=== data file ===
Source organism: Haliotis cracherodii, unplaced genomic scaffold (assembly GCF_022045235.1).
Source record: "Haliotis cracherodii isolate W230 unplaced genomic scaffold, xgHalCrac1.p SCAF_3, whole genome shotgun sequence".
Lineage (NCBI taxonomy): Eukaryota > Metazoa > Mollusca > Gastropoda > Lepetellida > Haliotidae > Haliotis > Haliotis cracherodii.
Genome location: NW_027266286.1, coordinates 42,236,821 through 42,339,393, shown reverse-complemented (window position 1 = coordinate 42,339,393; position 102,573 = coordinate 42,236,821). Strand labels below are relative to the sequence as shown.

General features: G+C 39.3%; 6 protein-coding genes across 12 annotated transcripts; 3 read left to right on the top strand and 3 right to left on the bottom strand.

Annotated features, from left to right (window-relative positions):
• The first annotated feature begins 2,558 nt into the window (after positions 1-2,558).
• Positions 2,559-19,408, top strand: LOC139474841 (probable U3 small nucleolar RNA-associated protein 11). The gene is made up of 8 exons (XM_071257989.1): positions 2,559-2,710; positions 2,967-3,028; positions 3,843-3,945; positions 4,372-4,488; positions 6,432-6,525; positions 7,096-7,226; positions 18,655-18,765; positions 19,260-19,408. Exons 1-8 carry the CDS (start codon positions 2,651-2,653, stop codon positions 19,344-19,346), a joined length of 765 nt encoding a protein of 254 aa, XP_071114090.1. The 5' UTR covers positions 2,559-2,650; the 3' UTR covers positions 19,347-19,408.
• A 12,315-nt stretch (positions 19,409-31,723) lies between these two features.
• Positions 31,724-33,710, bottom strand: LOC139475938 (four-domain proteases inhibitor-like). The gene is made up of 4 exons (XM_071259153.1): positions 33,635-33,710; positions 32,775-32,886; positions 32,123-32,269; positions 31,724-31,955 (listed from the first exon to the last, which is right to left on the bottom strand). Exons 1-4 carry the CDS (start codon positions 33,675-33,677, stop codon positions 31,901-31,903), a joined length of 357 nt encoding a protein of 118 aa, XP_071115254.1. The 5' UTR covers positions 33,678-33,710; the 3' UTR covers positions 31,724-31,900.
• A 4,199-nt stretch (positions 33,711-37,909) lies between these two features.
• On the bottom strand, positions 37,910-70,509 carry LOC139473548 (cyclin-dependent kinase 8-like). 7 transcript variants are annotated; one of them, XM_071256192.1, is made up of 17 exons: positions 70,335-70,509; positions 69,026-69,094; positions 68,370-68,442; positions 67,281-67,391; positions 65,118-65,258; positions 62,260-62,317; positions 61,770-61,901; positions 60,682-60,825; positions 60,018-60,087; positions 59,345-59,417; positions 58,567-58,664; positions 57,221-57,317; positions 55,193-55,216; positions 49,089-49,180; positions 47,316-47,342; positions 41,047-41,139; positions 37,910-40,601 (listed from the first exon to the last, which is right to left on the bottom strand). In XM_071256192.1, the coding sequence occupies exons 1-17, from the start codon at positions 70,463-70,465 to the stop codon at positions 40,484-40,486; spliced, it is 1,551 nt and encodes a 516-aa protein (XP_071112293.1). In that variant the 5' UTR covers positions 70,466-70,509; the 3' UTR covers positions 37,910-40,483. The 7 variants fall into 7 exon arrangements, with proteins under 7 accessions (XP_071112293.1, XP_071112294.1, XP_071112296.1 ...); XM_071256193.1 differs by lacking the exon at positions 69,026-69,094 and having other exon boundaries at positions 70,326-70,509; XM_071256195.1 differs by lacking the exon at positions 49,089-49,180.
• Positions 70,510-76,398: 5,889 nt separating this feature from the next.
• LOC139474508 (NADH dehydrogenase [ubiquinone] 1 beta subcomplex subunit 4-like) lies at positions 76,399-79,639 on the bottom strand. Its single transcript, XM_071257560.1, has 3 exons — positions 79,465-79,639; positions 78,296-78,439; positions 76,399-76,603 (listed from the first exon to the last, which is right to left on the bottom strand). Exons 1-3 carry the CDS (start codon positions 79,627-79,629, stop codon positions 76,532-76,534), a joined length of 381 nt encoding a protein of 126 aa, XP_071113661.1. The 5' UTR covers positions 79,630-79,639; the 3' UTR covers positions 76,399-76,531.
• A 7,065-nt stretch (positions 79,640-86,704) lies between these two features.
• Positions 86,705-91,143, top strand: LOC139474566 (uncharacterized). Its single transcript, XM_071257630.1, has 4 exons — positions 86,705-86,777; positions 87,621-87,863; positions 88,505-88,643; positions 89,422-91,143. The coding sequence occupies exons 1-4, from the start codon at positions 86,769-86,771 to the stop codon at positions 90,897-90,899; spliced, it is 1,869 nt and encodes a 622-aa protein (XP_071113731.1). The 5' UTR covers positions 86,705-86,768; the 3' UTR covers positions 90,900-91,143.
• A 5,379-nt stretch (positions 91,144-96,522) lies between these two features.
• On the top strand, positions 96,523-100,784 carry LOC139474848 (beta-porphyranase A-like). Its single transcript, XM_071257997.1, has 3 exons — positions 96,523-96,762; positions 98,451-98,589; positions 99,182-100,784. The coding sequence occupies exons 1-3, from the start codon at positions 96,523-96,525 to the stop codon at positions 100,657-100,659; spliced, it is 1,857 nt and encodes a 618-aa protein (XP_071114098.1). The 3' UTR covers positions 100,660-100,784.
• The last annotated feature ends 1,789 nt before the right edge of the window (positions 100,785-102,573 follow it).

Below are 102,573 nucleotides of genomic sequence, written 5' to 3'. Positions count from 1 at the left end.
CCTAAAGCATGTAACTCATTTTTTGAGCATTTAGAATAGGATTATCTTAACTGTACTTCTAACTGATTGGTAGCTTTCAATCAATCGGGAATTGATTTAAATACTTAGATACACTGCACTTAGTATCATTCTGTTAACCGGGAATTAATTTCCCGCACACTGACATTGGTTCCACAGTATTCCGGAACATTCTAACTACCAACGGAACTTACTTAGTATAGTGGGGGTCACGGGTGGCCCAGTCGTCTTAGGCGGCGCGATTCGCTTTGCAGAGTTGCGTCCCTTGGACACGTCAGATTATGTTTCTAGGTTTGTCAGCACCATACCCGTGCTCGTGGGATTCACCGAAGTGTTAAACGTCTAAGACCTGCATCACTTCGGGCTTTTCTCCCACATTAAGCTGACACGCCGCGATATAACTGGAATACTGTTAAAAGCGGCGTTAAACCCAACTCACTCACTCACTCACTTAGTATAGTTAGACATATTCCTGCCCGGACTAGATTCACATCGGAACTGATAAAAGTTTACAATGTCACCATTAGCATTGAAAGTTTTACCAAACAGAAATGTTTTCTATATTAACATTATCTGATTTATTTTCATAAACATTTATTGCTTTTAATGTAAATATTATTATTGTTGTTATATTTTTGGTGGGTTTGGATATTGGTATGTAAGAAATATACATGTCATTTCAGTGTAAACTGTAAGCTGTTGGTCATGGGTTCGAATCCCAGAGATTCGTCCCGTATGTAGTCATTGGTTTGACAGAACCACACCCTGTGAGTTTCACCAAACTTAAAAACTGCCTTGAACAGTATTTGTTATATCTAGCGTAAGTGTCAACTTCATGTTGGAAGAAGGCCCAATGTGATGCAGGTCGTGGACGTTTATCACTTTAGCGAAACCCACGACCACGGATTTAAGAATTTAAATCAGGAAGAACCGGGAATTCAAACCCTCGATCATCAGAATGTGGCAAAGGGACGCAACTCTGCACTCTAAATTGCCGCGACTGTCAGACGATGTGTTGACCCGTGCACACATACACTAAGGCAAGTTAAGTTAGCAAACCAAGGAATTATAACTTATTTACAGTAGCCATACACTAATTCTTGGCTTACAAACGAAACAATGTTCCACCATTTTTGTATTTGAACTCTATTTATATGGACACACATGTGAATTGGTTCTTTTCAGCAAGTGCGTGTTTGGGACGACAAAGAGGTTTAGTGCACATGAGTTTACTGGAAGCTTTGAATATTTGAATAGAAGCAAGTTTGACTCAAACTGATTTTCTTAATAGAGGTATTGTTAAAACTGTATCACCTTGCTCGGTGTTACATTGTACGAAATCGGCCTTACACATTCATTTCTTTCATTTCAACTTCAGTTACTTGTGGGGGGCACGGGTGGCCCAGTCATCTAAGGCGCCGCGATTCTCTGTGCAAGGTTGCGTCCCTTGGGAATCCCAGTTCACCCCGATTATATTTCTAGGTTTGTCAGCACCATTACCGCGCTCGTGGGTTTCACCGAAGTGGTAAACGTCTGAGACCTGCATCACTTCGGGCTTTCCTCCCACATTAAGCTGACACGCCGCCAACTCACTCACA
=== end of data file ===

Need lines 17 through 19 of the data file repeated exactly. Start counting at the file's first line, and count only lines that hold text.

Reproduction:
• A 5,379-nt stretch (positions 91,144-96,522) lies between these two features.
• On the top strand, positions 96,523-100,784 carry LOC139474848 (beta-porphyranase A-like). Its single transcript, XM_071257997.1, has 3 exons — positions 96,523-96,762; positions 98,451-98,589; positions 99,182-100,784. The coding sequence occupies exons 1-3, from the start codon at positions 96,523-96,525 to the stop codon at positions 100,657-100,659; spliced, it is 1,857 nt and encodes a 618-aa protein (XP_071114098.1). The 3' UTR covers positions 100,660-100,784.
• The last annotated feature ends 1,789 nt before the right edge of the window (positions 100,785-102,573 follow it).